People also search for
Best business book of the week from Inc.com
The author of Power, Stanford business school professor, and a leading management thinker offers a hard-hitting dissection of the leadership industry and ways to make workplaces and careers work better.
The leadership enterprise is enormous, with billions of dollars, thousands of books, and hundreds of thousands of blogs and talks focused on improving leaders. But what we see worldwide is employee disengagement, high levels of leader turnover and career derailment, and failed leadership development efforts.
In Leadership BS, Jeffrey Pfeffer shines a bright light on the leadership industry, showing why it’s failing and how it might be remade. He sets the record straight on the oft-made prescriptions for leaders to be honest, authentic, and modest, tell the truth, build trust, and take care of others. By calling BS on so many of the stories and myths of leadership, he gives people a more scientific look at the evidence and better information to guide their careers.
Rooted in social science, and will practical examples and advice for improving management, Leadership BS encourages readers to accept the truth and then use facts to change themselves and the world for the better.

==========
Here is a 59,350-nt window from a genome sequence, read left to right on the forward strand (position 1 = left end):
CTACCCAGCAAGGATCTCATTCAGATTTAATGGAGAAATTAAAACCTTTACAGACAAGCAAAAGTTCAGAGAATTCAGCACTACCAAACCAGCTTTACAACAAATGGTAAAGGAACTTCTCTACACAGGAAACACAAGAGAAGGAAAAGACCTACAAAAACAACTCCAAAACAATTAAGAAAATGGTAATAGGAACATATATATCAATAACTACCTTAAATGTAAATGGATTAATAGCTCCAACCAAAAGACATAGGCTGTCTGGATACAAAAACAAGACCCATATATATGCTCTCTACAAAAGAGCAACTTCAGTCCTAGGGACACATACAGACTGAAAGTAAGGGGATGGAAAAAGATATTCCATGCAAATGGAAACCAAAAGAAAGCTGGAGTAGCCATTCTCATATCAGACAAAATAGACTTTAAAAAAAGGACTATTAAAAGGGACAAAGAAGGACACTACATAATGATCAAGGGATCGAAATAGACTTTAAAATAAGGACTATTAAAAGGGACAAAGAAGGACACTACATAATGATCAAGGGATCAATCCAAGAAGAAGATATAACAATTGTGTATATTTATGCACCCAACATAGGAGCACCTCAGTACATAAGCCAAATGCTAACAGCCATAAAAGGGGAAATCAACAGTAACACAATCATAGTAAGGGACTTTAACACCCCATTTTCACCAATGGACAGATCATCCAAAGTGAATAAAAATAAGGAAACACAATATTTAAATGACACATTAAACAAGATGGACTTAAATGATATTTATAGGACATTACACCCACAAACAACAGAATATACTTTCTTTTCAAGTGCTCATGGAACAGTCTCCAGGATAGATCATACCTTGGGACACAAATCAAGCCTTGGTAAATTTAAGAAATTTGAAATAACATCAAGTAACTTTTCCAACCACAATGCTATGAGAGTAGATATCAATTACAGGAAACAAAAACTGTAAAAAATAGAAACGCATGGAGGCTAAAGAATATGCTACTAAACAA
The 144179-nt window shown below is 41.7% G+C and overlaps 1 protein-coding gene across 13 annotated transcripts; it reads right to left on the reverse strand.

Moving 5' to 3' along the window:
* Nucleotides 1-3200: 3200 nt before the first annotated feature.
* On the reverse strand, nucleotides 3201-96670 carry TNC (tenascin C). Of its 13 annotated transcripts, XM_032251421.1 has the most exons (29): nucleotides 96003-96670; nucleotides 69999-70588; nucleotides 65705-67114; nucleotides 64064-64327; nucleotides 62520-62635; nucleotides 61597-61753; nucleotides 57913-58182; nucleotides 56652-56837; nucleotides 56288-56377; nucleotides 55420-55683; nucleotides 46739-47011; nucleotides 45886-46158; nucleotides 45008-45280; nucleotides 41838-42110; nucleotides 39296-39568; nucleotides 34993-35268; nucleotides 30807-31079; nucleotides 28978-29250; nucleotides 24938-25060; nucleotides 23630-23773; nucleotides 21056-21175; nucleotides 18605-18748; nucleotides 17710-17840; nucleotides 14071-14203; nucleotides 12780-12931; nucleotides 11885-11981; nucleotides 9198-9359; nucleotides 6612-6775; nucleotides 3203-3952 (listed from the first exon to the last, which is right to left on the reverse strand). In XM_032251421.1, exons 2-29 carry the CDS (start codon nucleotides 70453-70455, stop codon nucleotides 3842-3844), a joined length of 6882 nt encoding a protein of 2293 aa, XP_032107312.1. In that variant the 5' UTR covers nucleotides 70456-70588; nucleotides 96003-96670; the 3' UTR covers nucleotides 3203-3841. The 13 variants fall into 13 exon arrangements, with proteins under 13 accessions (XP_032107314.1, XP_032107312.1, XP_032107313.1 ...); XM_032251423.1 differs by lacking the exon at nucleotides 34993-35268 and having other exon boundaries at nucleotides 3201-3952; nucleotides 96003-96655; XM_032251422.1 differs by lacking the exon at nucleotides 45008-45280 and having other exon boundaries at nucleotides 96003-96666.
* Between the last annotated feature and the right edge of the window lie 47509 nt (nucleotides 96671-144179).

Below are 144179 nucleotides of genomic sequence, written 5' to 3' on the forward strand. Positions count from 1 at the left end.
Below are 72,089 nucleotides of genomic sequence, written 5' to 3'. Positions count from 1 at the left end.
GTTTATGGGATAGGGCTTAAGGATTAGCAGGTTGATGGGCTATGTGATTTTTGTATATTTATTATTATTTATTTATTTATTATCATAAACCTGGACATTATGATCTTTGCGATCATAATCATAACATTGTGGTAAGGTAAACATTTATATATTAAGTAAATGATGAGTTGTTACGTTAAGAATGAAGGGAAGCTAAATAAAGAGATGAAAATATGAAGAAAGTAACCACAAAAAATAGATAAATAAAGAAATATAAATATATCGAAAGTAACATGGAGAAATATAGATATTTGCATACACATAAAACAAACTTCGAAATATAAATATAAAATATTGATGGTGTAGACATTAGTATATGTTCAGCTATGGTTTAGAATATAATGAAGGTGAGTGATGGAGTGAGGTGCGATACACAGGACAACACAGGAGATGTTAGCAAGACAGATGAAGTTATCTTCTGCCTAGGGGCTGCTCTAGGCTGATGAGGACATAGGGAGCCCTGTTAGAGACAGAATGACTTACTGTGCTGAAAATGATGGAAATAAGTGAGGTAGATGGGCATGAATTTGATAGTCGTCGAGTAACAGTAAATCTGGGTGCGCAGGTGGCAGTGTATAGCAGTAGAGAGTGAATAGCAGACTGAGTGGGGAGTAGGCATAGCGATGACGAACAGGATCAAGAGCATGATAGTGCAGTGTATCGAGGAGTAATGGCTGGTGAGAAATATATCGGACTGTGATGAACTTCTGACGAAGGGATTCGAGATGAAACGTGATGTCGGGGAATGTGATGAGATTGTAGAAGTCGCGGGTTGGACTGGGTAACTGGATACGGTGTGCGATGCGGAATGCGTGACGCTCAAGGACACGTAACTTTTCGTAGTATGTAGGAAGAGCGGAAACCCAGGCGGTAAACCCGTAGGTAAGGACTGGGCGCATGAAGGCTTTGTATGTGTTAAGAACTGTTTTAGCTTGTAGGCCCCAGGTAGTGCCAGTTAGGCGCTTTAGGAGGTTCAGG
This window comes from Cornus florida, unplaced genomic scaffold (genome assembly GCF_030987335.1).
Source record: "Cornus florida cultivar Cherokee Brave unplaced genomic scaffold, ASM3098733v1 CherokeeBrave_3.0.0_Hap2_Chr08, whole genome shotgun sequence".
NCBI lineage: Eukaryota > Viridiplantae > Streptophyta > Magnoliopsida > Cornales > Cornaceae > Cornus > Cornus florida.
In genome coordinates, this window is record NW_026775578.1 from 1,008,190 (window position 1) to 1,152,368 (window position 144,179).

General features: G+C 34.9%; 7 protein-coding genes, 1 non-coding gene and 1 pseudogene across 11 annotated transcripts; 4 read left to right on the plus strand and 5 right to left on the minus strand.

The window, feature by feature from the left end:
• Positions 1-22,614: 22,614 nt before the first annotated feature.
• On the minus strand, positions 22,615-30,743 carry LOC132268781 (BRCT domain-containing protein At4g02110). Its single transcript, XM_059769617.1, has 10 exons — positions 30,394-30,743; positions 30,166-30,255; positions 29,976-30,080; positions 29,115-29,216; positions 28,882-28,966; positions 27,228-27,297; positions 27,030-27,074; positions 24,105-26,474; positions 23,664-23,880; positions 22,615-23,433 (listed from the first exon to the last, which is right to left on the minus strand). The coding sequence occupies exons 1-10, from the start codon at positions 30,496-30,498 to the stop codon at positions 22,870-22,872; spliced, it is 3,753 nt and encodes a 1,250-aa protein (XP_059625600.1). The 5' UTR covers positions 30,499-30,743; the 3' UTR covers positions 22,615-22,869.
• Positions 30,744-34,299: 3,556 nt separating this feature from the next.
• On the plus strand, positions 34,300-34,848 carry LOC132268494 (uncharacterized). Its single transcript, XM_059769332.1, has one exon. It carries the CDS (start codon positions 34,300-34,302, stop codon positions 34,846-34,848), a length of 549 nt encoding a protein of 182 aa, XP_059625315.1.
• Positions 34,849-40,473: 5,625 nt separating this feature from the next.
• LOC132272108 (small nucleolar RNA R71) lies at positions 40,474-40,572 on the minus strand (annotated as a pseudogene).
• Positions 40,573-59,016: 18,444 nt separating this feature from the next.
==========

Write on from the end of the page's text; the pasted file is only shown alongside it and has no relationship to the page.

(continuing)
One of the most valuable skills in our economy is becoming increasingly rare. If you master this skill, you'll achieve extraordinary results.
Deep work is the ability to focus without distraction on a cognitively demanding task. It's a skill that allows you to quickly master complicated information and produce better results in less time. Deep work will make you better at what you do and provide the sense of true fulfillment that comes from craftsmanship. In short, deep work is like a super power in our increasingly competitive twenty-first century economy. And yet, most people have lost the ability to go deep-spending their days instead in a frantic blur of e-mail and social media, not even realizing there's a better way.
In DEEP WORK, author and professor Cal Newport flips the narrative on impact in a connected age. Instead of arguing distraction is bad, he instead celebrates the power of its opposite. Dividing this book into two parts, he first makes the case that in almost any profession, cultivating a deep work ethic will produce massive benefits. He then presents a rigorous training regimen, presented as a series of four "rules," for transforming your mind and habits to support this skill.
A mix of cultural criticism and actionable advice, DEEP WORK takes the reader on a journey through memorable stories-from Carl Jung building a stone tower in the woods to focus his mind, to a social media pioneer buying a round-trip business class ticket to Tokyo to write a book free from distraction in the air-and no-nonsense advice, such as the claim that most serious professionals should quit social media and that you should practice being bored. DEEP WORK is an indispensable guide to anyone seeking focused success in a distracted world.